The lack of meta-spells to cast over the shards bothered me a bit. There are plenty of rituals to be cast that will grant some income or summon a few hell-hounds but nothing as earth shattering and game changing as some of the spells from for instance Master of Magic. The AI isn't the most sophisticated around either. It is however rather aggressive and will give you quite a fight. Especially during the battles it will really go for your troops. I was convinced it cheated like hell but it seems that apart from some starting bonuses it doesn't, which is quite testament to its ability to give you a hard time. Special mention also needs to go to the quality of writing. Most Russian translations suffer from horrible Engrish. Eador: Genesis breaks that mold and seems fine for me as a non-native english speaker. The characters you'll encounter and the conversations you'll have with them are delightful and shows that the game does not take itself too seriously. Especially your trusted assistant Zarr is a hoot. A negative that needs to be named however are the technical issues. While nothing seems to make the game unplayable there are a number of problems with more modern pc's. Crackling sounds, stutter and lag can all show up to mess with your gaming experience. Luckily both Snowbird themselves and fans have posted solutions. This one in particular has helped me and basically eliminated all troubles.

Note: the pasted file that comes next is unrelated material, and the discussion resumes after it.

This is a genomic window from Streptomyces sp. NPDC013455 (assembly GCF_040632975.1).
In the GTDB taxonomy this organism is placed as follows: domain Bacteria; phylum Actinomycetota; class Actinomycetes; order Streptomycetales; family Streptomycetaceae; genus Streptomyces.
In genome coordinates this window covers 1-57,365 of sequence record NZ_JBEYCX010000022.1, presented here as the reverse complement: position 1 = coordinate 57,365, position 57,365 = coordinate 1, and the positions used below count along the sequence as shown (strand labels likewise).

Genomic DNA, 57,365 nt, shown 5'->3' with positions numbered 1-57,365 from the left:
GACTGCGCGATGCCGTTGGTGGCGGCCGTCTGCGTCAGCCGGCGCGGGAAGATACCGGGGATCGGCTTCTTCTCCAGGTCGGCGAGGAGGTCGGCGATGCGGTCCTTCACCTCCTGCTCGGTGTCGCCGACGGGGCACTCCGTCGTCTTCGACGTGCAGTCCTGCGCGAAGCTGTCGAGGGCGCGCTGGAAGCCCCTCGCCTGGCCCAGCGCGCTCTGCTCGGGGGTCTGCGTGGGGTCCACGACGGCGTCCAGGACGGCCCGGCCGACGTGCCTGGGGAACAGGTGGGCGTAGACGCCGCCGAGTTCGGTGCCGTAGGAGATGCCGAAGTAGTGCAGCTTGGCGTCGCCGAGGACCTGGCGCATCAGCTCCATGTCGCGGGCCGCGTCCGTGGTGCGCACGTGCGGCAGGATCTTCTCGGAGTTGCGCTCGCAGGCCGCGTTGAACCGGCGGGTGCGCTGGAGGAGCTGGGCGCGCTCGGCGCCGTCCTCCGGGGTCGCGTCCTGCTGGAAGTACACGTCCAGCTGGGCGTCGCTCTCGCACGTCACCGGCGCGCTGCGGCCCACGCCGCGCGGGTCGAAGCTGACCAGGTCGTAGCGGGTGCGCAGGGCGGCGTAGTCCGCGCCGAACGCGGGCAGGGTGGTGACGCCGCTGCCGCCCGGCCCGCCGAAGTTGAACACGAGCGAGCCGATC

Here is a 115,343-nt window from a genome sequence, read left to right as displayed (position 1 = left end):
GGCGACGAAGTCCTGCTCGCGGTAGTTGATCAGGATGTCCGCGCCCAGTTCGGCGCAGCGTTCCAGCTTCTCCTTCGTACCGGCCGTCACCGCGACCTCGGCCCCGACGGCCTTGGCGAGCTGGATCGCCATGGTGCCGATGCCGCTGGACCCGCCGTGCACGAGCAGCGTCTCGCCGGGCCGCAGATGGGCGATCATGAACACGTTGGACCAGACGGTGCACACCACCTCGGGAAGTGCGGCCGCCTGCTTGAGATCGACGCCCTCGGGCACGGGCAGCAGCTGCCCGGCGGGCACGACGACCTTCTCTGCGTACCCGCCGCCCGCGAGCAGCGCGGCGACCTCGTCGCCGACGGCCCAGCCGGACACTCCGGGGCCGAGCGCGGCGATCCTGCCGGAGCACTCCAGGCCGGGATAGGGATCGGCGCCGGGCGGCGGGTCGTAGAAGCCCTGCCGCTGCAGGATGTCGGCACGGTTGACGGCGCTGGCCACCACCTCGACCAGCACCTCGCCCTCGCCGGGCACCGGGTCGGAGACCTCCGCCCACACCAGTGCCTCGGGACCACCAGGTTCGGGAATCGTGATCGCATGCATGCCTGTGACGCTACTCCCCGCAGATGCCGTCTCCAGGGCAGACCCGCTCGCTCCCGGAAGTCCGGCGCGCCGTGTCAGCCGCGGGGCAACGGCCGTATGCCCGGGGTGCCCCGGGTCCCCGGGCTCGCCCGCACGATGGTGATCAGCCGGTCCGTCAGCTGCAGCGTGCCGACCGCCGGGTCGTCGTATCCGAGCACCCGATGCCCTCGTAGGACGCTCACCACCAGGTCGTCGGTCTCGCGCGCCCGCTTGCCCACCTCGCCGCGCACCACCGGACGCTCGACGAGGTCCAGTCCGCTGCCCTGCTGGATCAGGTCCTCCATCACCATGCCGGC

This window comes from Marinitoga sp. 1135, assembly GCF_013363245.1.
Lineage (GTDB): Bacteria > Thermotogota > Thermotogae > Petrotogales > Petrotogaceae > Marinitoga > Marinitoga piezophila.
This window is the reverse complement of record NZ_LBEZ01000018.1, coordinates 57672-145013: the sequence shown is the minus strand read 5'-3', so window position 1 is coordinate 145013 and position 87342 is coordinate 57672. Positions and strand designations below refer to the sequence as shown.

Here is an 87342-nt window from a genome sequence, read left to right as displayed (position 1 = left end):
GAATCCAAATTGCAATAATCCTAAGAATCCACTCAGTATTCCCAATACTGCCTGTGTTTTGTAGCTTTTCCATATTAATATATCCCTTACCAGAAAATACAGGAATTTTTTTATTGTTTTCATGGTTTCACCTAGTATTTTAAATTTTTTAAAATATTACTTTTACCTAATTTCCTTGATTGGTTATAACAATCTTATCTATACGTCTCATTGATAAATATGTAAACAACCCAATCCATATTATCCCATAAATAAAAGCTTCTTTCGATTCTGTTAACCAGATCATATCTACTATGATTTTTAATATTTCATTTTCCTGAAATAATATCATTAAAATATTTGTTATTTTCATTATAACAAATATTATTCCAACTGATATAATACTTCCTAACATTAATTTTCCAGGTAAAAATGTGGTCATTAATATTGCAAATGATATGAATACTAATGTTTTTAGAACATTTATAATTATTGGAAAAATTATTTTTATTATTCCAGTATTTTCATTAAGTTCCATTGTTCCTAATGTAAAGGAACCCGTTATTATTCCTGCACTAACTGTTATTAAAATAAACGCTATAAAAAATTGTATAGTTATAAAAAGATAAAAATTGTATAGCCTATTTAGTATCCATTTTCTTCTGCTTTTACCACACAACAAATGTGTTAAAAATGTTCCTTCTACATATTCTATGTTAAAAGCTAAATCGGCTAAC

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You won't have to look for very long at screens like this, but they do look pretty enough when you do.

Conclusion
While it's not quite the next Master of Magic to me Eador: Genesis does trump all others in the genre, and that's a massive feat in my book. It's indie roots show in the production values but it also has heart and provides both depth of gameplay and challenge I've not seen in more commercial products in ages. Eador: Genesis is both charming and rock hard with a fiendishly sharp sense of humor. The massive campaign may start to feel like a grind after your umpteenth hour playing it but by then you'll realise that you've spend more quality time in this game than in most AAA ones. And then you'll find out that the game has plenty of different endings that are all the result of what you've been doing since the very first shard. At a mere six bucks this game is an utter steal. Get it.